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Third heatwave hits Metro Vancouver Wednesday

Last Updated Aug 11, 2021 at 7:53 am PDT

Sun seekers descend on Ambleside Beach in West Vancouver on June 25th, 2021. (Image Credit: CityNews)
Summary

A third round of heat will hit Metro Vancouver starting Wednesday

Temperatures will rise into the mid 30s, with a potential for high 30s on Thursday

Lower Mainland is at drought level 4 and people are asked to conserve as much water as possible

VANCOUVER (NEWS 1130) – A special weather warning has been up for days, and now the heat has arrived in Metro Vancouver.

Temperatures are going to poke up into the mid 30s across the South Coast starting Wednesday. 

A massive area of high pressure is orienting itself from around Utah stretching down into New Mexico and then working all the way up toward the B.C. coast,” NEWS 1130 Meteorologist Michael Kuss said. “Temperatures are going to push up into the mid 30s As a result for inland sections of the coast, and even near 30 degrees right on the water.”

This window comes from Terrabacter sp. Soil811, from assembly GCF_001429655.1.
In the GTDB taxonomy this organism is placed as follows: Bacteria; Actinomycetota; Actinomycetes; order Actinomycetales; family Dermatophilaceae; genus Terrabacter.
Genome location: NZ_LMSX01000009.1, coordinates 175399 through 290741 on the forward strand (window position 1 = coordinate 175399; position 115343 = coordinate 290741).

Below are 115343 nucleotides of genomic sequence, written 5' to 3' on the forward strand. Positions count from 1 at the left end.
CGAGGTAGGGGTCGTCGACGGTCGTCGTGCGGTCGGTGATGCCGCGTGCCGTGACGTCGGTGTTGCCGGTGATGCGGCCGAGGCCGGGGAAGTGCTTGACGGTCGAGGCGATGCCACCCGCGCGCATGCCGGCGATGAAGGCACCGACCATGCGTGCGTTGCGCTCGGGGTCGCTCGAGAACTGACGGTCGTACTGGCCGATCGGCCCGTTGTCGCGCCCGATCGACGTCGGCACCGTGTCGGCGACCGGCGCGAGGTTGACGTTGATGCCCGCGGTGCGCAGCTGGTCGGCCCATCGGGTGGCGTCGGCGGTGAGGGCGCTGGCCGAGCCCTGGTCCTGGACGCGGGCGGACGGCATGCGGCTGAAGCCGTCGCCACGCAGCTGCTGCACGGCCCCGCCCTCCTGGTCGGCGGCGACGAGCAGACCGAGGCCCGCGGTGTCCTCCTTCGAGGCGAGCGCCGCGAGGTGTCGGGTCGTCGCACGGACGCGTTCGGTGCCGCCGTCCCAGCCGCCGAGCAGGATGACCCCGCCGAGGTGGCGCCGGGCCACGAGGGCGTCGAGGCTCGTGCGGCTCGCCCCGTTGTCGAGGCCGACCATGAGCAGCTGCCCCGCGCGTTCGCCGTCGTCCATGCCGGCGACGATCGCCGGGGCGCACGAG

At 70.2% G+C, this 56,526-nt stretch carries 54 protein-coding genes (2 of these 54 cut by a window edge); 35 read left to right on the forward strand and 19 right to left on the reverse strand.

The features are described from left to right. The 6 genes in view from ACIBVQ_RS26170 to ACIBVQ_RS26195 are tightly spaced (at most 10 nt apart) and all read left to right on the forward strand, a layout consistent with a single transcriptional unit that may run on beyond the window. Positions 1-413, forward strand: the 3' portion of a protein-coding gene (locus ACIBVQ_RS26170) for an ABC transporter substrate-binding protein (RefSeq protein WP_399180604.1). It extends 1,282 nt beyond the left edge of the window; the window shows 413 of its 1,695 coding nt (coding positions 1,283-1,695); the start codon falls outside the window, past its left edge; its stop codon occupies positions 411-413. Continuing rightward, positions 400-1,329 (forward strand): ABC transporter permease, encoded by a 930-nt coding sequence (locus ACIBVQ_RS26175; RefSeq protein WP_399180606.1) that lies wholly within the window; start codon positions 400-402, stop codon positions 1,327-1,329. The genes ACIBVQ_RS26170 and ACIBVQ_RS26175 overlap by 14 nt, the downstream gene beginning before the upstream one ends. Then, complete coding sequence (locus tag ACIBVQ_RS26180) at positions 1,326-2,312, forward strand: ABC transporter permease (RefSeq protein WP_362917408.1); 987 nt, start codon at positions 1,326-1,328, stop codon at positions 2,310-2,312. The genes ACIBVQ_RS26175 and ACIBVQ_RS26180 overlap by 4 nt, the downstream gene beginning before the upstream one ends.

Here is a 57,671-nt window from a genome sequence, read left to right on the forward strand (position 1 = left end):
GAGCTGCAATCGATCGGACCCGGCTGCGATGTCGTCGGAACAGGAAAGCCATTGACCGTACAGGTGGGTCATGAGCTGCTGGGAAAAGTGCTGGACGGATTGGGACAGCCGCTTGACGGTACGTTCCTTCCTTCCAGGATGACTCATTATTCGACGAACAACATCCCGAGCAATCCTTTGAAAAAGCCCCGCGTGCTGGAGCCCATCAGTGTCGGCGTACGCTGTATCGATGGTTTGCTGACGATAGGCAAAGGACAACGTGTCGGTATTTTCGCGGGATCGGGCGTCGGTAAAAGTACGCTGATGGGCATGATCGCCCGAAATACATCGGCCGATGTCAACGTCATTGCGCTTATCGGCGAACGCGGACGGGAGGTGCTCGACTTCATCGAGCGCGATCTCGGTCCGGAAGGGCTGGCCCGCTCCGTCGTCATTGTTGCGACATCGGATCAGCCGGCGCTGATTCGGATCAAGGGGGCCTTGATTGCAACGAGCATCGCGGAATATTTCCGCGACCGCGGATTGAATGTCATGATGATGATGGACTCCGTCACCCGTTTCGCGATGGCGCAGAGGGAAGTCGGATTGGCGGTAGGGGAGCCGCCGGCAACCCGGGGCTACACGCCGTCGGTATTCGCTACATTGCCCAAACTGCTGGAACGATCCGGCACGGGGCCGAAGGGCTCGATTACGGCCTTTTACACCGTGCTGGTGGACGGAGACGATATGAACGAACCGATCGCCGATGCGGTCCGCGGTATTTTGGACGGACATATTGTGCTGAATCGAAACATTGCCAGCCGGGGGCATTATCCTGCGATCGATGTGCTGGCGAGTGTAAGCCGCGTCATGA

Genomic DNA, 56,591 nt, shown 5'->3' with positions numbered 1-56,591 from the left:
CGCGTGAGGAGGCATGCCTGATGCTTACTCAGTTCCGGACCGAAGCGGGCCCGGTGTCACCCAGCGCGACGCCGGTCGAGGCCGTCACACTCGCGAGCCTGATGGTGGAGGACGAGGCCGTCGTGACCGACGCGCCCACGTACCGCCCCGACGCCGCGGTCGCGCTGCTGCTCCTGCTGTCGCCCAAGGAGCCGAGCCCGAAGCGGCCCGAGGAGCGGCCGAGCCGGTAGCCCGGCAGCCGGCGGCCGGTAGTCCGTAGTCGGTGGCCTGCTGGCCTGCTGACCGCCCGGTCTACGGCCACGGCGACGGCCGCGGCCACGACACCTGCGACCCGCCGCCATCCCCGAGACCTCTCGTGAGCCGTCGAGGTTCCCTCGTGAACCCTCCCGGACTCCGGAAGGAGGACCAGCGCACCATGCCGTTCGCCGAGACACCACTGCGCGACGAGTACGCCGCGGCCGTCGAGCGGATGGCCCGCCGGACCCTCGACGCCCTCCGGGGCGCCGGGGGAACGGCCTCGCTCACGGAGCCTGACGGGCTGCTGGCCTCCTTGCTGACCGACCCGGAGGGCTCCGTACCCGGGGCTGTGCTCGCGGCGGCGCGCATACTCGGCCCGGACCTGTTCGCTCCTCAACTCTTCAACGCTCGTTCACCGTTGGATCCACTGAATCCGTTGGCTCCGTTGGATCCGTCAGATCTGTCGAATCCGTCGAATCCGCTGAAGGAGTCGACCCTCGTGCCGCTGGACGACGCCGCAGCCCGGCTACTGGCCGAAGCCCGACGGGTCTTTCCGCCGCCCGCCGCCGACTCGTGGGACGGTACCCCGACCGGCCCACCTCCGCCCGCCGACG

That’s about 10 degrees above normal and potentially record breaking. 

“Especially for Thursday, that looks like the hottest day of the bunch, where we could see highs, 35 to 37 degrees,” Kuss said.

The peak of the wave is expected Thursday, and nighttime lows aren’t expected to dip below 17 C.

For the rest of the week and through the weekend, temperatures could hit the high 20s to low to mid-30s in some parts of the province.

In some areas further east, like Pitt Meadows, it may feel like the low 40s.

Areas that will feel the heat the most are the Sea to Sky region, parts of Vancouver Island, the Thompson-Okanagan, the southern Kootenays and Fraser Canyon.

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The difference between this round of hot weather and June’s deadly heatwave is the overnight lows will be in the mid-teens.

You’re urged to take precautions like staying indoors between 10 a.m. and 4 p.m., wear sunscreen of at least 30 SPF, and drink lots of water.

You should also monitor for signs of heat-related illness such as dizziness, nausea, headache, shortness of breath, swelling of hands and feet and extreme thirst.

Lower Mainland at drought level 4

The ongoing dry weather in the Lower Mainland has gotten so bad the region is at a drought level 4, the second worst level. The South Coast, North and South Thompson, Lower Columbia, West Kootenay, Vancouver Island, and Gulf Islands basins are also all under drought level 4.

The province is asking everyone to help conserve water effective immediately until rain returns.